Tech experts predict that wearable computers are the next big trend for mobile devices. What is the fashion industry going to do about it?
Yes, your smartphone is cool, but it’s about to be replaced with something cooler. Tech companies are scrambling to come up with the next amazing mobile device, and the word on the street is that it’s going to be wearable.
Content strategist Sudha Thakur reports on the rise in mobile video and video sharing apps for smartphones.
Smartphones are everywhere. A report from the Pew Internet Project states that more than 50 percent of people in the U.S. own a smartphone, which may be the primary device for web access as early as 2013. Flurry Analytics reported that the fastest growing app categories are photo and video sharing at 89 percent, measured in minutes spent per active user. Also, mobile video app consumption has increased by 52 percent and online video consumption has decreased by 10 percent since March 2011.
A smartphone is not bought for making and receiving calls: it is used for everything from surfing the web to watching videos to getting directions. Soon people will spend the majority of their time on mobiles, and one day they will start using their mobile devices in place of computers for everything they do online.
More people watch videos on mobile devices every day
Almost half of the time after six o’clock p.m. is being spent watching online videos, according to the NielsenWire. People who commute long distances love to watch videos on their phones relaxing in their cabs or trains. Organizations are gradually switching to digital marketing, and videos are an important part of any digital strategy. The growth of online video has also increased the growth of video sharing tools as a way to market products and services.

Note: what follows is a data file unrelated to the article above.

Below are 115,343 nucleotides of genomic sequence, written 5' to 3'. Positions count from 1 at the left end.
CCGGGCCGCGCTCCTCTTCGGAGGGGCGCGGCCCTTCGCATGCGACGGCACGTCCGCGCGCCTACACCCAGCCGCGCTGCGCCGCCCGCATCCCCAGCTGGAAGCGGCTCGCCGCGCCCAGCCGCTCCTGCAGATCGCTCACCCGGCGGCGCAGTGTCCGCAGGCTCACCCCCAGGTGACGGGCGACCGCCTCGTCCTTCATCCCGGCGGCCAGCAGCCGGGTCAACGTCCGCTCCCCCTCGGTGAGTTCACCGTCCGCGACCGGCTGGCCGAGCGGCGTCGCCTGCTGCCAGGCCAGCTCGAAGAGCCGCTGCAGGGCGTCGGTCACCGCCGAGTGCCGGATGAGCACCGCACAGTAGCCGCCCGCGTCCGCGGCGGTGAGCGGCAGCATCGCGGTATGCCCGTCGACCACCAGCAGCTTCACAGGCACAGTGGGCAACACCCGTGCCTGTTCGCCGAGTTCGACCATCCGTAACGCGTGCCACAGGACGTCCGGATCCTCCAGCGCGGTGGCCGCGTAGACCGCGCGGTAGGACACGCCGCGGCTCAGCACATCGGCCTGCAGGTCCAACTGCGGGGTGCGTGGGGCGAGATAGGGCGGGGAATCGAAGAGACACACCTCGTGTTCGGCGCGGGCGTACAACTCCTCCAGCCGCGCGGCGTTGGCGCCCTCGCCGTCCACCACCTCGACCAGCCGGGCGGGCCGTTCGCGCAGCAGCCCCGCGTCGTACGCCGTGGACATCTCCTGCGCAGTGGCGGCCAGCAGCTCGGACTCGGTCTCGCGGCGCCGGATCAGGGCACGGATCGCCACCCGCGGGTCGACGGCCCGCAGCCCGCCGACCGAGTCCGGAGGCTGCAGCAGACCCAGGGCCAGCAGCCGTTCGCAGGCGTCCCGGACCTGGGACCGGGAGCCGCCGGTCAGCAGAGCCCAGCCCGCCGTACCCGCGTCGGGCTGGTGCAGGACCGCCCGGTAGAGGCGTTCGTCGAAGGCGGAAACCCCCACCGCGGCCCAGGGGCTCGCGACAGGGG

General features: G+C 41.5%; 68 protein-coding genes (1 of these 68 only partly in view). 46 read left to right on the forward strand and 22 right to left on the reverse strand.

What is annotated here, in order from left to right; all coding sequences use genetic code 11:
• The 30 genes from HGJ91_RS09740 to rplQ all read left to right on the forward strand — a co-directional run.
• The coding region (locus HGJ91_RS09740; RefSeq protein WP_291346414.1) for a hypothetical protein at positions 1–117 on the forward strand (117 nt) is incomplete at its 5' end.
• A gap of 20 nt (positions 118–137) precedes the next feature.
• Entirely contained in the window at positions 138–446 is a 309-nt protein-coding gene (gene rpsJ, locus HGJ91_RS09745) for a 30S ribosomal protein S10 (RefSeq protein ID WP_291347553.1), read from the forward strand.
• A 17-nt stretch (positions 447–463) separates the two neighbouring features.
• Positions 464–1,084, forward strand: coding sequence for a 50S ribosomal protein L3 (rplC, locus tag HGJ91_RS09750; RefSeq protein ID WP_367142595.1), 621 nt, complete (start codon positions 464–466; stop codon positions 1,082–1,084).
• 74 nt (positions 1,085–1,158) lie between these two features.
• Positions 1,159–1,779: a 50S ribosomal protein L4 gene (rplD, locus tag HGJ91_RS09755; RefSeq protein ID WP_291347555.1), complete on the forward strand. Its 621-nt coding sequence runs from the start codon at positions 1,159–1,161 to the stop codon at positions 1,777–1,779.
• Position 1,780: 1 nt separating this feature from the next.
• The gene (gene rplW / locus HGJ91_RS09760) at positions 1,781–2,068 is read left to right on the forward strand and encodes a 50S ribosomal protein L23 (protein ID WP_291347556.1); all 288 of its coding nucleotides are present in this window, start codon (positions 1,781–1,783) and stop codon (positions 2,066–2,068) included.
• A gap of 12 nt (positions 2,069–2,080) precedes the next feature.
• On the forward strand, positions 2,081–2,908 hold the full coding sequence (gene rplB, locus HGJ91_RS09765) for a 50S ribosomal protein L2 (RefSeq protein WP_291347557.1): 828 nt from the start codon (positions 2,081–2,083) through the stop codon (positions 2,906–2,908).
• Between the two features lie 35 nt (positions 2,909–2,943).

Video sharing apps gaining popularity
Video sharing apps like Thwapr, Viddy, Magisto and SocialCam are all video sharing apps with editing and mass sharing capabilities. These apps not only help you capture a video but let you edit and share great video content among friends, all from your phone, without touching a computer. In addition, these apps are user-friendly and make the process of sharing custom videos hassle-free, as most of them come with inbuilt tools for editing and adding special effects to the videos.
Zuckerberg’s doing it
Mashable reported that Facebook co-founder Mark Zuckerberg signed up for Viddy, a video-sharing mobile app. Zuckerberg uploaded a video of his dog (which is small, white and poofy, btw – MD). The fact is that this video sharing app is adding between 300,000 and 1 million users a day.
What about YouTube?
Video sharing apps are almost on the verge of cannibalizing video sharing platforms like YouTube and Vimeo. Thwapr, a video monetizing platform that I work for, recently got an offer of partnering with MSG Varsity to provide mobile video services for its video content. The brand chose Thwapr’s SMS video subscription model to provide its fans with high quality content on a regular basis. Thwapr’s ‘Share to Phone’ button is being used by many websites, so that the browsers may share the videos on their phone or to any phone, without much hassle.